Factors Influencing the use of MRT service in Klang Valley, Malaysia
Keywords:MRT usage, mode shift, influential factors, Malaysia, Rasch Model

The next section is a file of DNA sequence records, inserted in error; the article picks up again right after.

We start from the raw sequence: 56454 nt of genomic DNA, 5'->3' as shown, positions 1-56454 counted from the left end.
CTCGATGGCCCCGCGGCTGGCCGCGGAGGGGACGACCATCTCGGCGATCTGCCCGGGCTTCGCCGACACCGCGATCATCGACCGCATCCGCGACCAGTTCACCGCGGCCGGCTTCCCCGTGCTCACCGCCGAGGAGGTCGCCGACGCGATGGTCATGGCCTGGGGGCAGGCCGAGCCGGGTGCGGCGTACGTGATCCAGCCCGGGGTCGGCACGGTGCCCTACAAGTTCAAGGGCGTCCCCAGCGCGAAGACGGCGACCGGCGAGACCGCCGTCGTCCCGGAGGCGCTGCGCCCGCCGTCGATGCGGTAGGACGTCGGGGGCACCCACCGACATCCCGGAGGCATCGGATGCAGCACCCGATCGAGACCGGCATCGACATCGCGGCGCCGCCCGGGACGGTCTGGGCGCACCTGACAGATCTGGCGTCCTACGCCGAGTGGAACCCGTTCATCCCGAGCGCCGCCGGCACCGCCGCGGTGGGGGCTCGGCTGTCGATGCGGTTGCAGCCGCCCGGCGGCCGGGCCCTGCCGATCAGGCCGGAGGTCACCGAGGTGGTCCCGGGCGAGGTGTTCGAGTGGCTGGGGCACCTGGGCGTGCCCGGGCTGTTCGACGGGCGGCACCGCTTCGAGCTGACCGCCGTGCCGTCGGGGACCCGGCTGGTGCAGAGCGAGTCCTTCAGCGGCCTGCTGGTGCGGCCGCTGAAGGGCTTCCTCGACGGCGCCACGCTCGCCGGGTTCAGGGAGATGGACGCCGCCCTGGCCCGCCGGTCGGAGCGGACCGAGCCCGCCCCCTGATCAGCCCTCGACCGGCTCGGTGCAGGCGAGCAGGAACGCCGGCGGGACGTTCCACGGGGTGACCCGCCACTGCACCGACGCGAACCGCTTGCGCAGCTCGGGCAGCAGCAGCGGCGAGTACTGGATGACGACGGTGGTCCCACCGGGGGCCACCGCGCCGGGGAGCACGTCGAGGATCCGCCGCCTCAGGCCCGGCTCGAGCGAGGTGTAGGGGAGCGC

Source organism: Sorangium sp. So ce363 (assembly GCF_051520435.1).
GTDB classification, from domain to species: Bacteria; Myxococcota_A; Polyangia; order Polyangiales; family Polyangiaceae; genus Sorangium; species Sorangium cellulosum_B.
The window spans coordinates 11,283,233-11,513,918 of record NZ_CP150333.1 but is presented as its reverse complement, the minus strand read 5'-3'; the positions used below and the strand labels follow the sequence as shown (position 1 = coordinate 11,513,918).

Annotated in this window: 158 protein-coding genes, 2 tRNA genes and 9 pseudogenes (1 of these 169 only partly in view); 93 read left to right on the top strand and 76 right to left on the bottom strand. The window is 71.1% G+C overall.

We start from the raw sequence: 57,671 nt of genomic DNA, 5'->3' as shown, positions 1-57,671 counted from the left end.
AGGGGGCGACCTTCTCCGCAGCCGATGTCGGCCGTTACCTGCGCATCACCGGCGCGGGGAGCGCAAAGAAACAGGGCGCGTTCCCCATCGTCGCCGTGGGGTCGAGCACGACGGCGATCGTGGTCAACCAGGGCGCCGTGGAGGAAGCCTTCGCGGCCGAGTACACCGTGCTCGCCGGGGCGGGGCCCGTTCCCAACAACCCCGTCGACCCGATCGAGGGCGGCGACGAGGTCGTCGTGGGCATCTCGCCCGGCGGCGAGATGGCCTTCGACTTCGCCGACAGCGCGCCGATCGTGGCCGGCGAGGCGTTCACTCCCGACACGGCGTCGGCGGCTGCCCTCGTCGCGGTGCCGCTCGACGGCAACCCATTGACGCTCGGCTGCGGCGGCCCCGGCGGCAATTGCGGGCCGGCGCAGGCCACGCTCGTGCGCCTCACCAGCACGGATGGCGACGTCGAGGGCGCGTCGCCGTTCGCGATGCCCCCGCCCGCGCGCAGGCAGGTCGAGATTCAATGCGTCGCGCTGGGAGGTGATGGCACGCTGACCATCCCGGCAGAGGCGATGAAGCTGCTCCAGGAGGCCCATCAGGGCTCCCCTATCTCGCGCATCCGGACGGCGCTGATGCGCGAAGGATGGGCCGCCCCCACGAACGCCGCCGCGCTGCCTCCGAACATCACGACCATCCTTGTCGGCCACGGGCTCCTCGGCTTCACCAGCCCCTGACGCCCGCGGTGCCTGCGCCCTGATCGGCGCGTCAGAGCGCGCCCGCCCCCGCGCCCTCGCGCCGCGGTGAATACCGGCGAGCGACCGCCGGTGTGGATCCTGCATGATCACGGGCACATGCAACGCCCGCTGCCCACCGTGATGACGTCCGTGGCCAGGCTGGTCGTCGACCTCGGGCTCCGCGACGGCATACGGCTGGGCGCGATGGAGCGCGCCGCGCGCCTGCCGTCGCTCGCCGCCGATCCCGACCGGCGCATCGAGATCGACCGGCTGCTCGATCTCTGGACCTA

Mass Rapid Transit, also known as MRT, was introduced by the Malaysian government as an alternative transport mode to address issues related to congestion and road traffic crashes as well as improve public transportation connectivity. Alternative transport modes may not be successful in attracting road users to shift their mode from private if the service provided fails to meet the users’ expectations. Therefore, there is a need to investigate the factors that influence the modal shift to MRT, which could potentially increase its ridership and reduce congestion as well as risk on the road. Thus, this study aimed to identify the factors influencing the use of MRT service in Klang Valley. The factors influencing the users’ decision to modal shift from private vehicles to MRT upon completion of the MRT SBK line were measured through a face-to-face questionnaire survey comprising three sections asking for the respondents’ demographic information, their trip profile, and their MRT usage experience. Based on the MRT usage experience, the respondents were given the choice of answers based on the 5-point Likert scale to rate the 19 factor-related statements indicating the factors that encourage the users to use MRT. Using exploratory factor analysis, four dimensions were identified to explain 19 statements: service quality, travel satisfaction, travel value, and connecting facility. Further analysis using the Rasch model was carried out to measure the reliability and validity of the 19 statements indicating the factors influencing the use of MRT based on the 500 respondents received. Analysis of the results indicated that the most influential factors that encourage people to shift their mode of transportation from private to MRT include the convenience of MRT service, cost, and time. Findings of this study support the idea that MRT is a good transport choice with minimal exposure to road crashes. Results from the reliability and validity test also suggested increasing the diversity of respondents since the value of respondents’ separation is only slightly good enough.
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